The defendants, however, contended that they acknowledged the celebrity status of the plaintiff’s deceased son. They argued that a celebrity’s rights are affected only if they are identifiable as a part of an artistic work. They denied using Sushant’s name, image, or dialogue style. 

Their second main argument was that there is already a significant amount of public information available about Sushant’s life and death. They claimed that the material had become public and that the plaintiff himself had acknowledged it. They added that since the mysterious demise of the deceased and the subsequent investigation had been extensively covered in the news and media, there couldn’t be a question of privacy over something that was already public. They also asserted that a celebrity’s right to privacy ends with their demise.

Their third contention was that the film in question was neither a biopic nor a biography of the plaintiff’s son. Instead, it was a fictional rendition with a creative dramatisation of true events generally surrounding the lives of film stars or TV celebrities who had reportedly passed away due to unnatural causes. They argued that these details were widely available in the public domain and were made with creative liberties.

The Delhi High Court, after analysing the arguments from both sides and briefly examining the works involved in the case, concluded that there is no explicit statutory recognition of publicity, personality, or celebrity rights in India. Although the rights asserted in the Copyright Act are relevant, they do not define the term “celebrity” explicitly. The court dismissed the claims related to the right to a fair trial and passing off, ultimately dismissing the petition.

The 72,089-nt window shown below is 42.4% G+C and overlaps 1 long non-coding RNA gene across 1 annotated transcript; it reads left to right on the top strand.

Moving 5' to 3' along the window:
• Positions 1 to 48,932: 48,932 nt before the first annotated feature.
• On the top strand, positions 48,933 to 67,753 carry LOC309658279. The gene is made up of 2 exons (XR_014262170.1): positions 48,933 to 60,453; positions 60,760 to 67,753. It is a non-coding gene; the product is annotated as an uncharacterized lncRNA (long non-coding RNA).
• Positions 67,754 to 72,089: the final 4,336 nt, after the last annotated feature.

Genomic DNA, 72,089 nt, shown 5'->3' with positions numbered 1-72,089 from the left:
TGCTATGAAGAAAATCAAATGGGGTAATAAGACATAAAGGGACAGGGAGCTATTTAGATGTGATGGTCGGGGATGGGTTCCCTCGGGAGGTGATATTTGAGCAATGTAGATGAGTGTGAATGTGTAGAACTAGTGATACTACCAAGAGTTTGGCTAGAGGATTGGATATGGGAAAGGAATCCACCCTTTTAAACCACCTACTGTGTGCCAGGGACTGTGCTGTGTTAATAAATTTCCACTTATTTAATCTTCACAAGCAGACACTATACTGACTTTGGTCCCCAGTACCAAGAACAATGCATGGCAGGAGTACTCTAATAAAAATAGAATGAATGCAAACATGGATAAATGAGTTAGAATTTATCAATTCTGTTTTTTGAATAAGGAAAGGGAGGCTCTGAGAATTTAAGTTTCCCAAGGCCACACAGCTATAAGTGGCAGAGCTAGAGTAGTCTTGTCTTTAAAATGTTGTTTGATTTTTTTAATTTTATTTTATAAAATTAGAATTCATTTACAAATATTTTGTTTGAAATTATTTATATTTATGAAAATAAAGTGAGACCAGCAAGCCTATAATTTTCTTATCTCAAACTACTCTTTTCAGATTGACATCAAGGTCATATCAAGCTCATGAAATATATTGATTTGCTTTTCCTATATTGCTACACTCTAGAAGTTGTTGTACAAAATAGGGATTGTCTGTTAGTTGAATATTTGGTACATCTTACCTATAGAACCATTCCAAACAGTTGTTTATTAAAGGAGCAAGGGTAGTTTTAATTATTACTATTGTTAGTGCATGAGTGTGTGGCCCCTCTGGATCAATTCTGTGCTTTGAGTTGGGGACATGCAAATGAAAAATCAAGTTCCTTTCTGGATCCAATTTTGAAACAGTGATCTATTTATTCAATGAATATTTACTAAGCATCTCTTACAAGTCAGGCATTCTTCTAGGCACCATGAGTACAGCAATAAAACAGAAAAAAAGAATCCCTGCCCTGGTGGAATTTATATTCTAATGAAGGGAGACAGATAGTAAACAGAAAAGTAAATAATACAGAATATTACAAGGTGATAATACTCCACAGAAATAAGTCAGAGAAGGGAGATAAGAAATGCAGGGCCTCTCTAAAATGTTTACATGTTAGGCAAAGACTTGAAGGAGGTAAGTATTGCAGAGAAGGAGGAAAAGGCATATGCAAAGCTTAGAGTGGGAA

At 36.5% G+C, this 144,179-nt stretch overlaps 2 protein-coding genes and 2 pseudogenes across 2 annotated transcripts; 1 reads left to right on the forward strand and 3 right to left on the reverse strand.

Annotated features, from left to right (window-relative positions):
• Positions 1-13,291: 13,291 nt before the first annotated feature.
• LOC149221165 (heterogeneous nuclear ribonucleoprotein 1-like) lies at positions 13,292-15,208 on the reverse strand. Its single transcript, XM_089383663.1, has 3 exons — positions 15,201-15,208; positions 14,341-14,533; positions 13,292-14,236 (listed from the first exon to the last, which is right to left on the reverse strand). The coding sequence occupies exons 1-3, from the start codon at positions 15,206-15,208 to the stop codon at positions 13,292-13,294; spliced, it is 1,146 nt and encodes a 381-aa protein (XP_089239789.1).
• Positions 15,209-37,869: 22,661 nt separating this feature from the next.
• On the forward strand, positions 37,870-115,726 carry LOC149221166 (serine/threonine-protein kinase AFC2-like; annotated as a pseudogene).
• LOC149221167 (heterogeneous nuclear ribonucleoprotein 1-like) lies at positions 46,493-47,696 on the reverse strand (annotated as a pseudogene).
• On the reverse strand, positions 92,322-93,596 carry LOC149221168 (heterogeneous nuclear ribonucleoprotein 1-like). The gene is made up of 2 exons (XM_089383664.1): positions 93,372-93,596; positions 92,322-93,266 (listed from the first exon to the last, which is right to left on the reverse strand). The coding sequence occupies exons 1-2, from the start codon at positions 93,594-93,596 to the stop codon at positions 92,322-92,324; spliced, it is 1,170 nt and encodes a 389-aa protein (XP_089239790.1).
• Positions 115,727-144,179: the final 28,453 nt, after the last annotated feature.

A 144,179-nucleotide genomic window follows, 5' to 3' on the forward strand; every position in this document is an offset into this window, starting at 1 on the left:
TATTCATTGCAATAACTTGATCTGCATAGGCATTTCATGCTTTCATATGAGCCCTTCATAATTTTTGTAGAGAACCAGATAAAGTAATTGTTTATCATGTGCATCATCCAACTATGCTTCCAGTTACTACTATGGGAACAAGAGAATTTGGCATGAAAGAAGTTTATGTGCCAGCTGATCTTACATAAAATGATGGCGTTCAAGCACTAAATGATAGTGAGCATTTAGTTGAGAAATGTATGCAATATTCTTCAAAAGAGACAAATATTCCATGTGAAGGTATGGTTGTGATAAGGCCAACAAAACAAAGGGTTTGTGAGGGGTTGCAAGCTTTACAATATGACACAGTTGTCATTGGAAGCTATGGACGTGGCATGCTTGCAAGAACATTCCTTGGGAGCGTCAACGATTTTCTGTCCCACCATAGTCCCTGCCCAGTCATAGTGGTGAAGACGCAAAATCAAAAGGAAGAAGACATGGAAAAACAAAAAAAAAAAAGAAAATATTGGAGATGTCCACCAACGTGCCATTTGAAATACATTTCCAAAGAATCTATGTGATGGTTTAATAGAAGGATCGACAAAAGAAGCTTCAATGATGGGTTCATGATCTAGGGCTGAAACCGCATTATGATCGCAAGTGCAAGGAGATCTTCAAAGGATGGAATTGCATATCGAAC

Violations of the right to privacy and the right to publicity of famous personalities are increasing day by day. Personality Rights are correlated with both the right to privacy and the right to publicity. A few restrictions are needed to impose on the paparazzi. It is clear that if someone interferes in another’s life, he has to face the consequences. In the era of social media, courts are mostly confronted with the issue of personal rights violations on social platforms like Instagram and  Twitter. The fact is that celebrities use their fame for their own benefit but sometimes it comes down to privacy matters. Several rules are to be made for paparazzi whenever they can click the images; many times they click awkward moments and post them. It comes down to ethics. Going forward, only time will tell how well-known public figures protect their personas and identities in the creative ecosystem, where privacy is extremely fragile and can be easily accessed.